Since there was no electricity during daylight hours, there was no refrigeration. Wood was the only fuel used for heating and cooking. On Mondays the farmers from the area around the city would bring their products to the city. Vegetables, fruit, cheese and live fowl made for a colorful sight. Meat was purchased for immediate consumption. Fish was either consumed fresh or smoked for preservation. We kept some chickens and, in the less affluent neighborhoods across the river, each household would keep a pig, but on our side of the river that was not a practice. Later, during the war, my uncle built a small pen in our yard so my mother could keep a pig but that was in a different lifetime.
In our home my parents spoke only French. My father, having gone to school in France, spoke the language fluently, and my mother had spent five or six years in a convent in Nice, France during WWI.
My maternal grandmother had died of natural causes (perhaps childbirth) when my mother was only six years old. Her father, seeing the war descending upon his country, sent her and her brother to live with his younger brother, wife and three cousins in Italy. My mother’s uncle was a successful merchant and the additional dependents posed no financial hardship. Later the family moved to France for reasons unknown to me. Perhaps it had to do with the fact that the government of Montenegro was set up in exile in France. However, when the Germans overran France in 1916 the King moved to Italy where his daughter was the Queen.
My childhood essentially ended in April of 1941. German bombs exploded in our city heralding the arrival of WWII. At 13 years of age I saw the horrors of war in the streets where I had played with my friends only days earlier. I watched in shock as mangled, bleeding neighbors and friends were loaded into commandeered taxis. The Yugoslavian army collapsed and the government went into exile in England. Ten days later, posters appeared that announced that Yugoslavia was no more. We were allowed to be governed by Italy as a protectorate.
My father resigned his position though some of his associates remained to cooperate with the new powers. He was arrested a couple of times and held for as much as two weeks in an attempt to coerce him to fall into line but he remained resolute. In 1942 the Organization of Collaborators tried to enlist my father and when he still refused, a party was sent to our house in the middle of the night to arrest him. This time he was sent to a prison camp in Albania and then to Italy.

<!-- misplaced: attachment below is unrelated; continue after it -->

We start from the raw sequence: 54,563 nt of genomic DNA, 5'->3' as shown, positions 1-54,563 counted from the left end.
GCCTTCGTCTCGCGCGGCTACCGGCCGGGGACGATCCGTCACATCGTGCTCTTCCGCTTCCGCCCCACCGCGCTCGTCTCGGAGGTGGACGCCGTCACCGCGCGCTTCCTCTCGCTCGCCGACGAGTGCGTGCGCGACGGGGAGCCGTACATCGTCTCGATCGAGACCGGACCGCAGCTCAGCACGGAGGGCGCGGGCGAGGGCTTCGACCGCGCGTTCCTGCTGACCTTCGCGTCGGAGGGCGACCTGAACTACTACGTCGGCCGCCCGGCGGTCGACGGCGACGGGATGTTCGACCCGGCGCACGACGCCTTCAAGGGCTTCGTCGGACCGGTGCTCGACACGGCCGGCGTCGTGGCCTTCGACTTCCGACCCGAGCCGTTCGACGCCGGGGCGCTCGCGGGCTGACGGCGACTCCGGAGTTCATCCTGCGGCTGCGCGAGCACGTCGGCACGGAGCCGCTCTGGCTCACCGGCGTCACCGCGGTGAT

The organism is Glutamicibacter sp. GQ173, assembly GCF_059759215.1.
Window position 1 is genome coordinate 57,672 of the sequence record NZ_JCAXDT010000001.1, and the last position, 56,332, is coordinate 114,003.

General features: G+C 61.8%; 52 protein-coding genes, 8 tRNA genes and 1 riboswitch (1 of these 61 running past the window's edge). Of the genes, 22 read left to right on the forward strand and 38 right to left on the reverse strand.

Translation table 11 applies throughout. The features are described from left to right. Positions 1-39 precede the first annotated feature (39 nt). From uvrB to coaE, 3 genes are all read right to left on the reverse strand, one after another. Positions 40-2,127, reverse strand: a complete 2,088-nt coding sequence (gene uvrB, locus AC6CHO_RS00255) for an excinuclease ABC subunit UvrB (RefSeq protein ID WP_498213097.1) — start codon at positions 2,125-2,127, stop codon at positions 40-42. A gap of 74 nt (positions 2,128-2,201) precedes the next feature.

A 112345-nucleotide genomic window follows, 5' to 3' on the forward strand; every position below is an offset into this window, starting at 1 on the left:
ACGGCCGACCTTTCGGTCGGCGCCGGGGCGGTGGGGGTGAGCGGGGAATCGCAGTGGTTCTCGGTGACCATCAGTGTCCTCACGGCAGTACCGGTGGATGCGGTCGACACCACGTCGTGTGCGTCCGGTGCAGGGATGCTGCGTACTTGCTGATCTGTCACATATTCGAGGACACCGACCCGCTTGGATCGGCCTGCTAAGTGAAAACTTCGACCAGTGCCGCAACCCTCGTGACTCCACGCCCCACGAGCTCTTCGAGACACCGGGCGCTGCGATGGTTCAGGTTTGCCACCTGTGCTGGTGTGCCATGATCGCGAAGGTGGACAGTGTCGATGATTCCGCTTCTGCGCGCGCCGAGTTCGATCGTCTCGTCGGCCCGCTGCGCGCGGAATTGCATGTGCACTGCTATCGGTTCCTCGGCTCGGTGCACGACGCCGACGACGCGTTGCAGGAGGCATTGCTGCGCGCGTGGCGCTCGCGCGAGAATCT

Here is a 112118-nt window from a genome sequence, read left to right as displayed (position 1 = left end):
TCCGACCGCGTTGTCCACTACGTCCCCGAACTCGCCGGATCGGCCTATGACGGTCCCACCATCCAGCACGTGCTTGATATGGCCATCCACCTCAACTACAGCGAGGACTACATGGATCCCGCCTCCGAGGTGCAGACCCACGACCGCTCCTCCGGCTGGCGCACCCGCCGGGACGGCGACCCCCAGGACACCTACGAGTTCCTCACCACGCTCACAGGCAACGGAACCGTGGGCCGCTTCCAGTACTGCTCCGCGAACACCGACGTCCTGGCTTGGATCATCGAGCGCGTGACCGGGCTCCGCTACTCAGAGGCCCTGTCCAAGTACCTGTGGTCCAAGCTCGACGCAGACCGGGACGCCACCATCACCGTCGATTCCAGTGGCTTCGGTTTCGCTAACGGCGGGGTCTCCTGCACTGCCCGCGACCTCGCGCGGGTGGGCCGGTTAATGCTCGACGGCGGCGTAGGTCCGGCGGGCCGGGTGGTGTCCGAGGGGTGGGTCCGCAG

We received a postcard from him every three or four months via the Red Cross, and even a letter once, until the allied forces advanced on Italy. He was then transferred to Germany where he was not allowed any communication with us.
To be fair, I would have to say that the Italian government was benign in comparison with the Germans. They took no Royal Yugoslavian Army troops prisoner; they were simply disarmed and sent home. Similarly, a civilian who loudly vocalized dissent in the public square was hauled off to jail, yelling anti-government sentiments all the way. The Germans would have shot him on the spot.
My mother and I were left to survive on our own. She kept food on the table by selling her jewelry. Her brother and cousins helped when they could. One of my uncles was a merchant who traveled to the villages in the North where they made cheese. He would bring wooden barrels of cheese to our house. Other relatives from the villages provided us with fresh vegetables. While we never went hungry, the poor families on the other side of the river suffered to a greater degree.
Under Italian occupation we were required to study Italian in school. I didn’t consider it a hardship since I had already mastered French and Yugoslavian and had learned some German in school.
Life fell into a pattern even as we lived under constant threat. Allied bombers droned overhead daily on their way to Belgrade and the oil fields in Rumania (Romania is maybe a more common spelling). We eventually learned to ignore the air raid signals just as we adapted to other war-induced hardships. One sunny afternoon in May of 1944, I was outside when I saw a formation of bombers thunder across the sky so low the ground seemed to shake. With horror I watched as bombs exploded around me damaging our home and the homes of our immediate neighbors. The bright sun was obliterated as dust darkened the sky. When the deafening noise abated I heard my mother calling me frantically from the rubble that had been our home. The breeze wafted in and out clearing the air until I could see clearly enough to look for her. Miraculously, she was uninjured except for a bump on her head. I had been struck in the face by some flying debris and was bleeding profusely but was not seriously hurt.
The only reason this poster remains on the pole this long after the election must be because it’s over the heads of most of my neighbors. I never noticed it before so I’m guessing the flag-whipping, 4X4 truck drivers that roar through town never look up either.